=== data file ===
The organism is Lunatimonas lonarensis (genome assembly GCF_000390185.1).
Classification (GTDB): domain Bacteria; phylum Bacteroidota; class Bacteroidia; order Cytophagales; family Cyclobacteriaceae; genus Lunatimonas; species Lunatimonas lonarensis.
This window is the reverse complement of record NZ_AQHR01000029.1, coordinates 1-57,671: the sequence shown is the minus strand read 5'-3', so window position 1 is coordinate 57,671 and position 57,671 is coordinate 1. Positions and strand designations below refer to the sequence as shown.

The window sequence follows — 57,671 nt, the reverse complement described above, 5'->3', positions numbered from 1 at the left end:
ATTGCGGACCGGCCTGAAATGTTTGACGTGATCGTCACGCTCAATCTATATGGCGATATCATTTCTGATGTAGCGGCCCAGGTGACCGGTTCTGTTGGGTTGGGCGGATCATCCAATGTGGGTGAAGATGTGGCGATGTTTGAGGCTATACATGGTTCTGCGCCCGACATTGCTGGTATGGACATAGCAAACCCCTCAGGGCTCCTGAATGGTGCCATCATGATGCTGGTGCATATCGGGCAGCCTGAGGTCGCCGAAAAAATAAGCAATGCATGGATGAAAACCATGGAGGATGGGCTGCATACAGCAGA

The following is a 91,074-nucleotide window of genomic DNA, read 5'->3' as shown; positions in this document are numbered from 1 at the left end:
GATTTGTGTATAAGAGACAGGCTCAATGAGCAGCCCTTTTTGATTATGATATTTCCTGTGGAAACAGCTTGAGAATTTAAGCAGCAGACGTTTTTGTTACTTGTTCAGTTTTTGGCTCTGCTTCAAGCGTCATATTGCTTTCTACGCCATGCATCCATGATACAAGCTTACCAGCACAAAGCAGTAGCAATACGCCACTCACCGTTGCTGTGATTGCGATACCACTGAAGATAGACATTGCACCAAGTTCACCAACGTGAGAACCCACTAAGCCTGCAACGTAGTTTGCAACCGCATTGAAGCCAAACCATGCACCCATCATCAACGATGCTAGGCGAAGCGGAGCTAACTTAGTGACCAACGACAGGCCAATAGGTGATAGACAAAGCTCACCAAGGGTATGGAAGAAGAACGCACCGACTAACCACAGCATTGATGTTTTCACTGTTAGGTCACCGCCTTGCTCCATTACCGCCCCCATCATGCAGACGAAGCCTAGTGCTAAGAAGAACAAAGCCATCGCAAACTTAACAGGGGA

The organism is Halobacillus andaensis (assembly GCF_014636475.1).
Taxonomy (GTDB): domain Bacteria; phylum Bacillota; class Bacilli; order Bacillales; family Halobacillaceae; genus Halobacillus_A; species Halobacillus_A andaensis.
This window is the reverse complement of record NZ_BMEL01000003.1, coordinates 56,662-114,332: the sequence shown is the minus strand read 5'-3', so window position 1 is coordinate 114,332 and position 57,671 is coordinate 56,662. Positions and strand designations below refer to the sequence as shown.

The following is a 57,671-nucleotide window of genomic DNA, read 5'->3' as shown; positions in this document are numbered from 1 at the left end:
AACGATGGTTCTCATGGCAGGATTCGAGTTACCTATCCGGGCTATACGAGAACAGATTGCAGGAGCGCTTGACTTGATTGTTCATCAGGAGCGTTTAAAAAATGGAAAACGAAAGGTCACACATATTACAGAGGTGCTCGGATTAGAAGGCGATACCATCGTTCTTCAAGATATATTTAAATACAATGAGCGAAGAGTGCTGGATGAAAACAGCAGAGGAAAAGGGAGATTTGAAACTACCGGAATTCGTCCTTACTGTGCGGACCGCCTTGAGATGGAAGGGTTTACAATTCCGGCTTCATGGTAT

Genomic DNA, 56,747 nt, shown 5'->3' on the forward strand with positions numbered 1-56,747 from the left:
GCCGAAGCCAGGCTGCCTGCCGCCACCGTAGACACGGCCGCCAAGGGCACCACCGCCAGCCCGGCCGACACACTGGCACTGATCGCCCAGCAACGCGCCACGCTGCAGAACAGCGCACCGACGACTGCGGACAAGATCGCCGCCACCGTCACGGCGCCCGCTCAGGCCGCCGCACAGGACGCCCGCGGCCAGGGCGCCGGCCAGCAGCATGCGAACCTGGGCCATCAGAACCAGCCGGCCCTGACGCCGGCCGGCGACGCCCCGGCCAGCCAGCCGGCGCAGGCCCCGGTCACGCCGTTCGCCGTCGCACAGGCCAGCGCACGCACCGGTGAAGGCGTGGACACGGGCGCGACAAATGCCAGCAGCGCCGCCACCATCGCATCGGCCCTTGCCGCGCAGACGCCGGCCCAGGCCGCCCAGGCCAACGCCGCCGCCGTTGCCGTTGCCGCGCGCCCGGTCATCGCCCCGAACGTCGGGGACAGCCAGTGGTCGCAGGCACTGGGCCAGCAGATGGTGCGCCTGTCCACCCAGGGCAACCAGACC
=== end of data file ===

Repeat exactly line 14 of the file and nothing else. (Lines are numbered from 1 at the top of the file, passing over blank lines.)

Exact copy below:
GCCGAAGCCAGGCTGCCTGCCGCCACCGTAGACACGGCCGCCAAGGGCACCACCGCCAGCCCGGCCGACACACTGGCACTGATCGCCCAGCAACGCGCCACGCTGCAGAACAGCGCACCGACGACTGCGGACAAGATCGCCGCCACCGTCACGGCGCCCGCTCAGGCCGCCGCACAGGACGCCCGCGGCCAGGGCGCCGGCCAGCAGCATGCGAACCTGGGCCATCAGAACCAGCCGGCCCTGACGCCGGCCGGCGACGCCCCGGCCAGCCAGCCGGCGCAGGCCCCGGTCACGCCGTTCGCCGTCGCACAGGCCAGCGCACGCACCGGTGAAGGCGTGGACACGGGCGCGACAAATGCCAGCAGCGCCGCCACCATCGCATCGGCCCTTGCCGCGCAGACGCCGGCCCAGGCCGCCCAGGCCAACGCCGCCGCCGTTGCCGTTGCCGCGCGCCCGGTCATCGCCCCGAACGTCGGGGACAGCCAGTGGTCGCAGGCACTGGGCCAGCAGATGGTGCGCCTGTCCACCCAGGGCAACCAGACC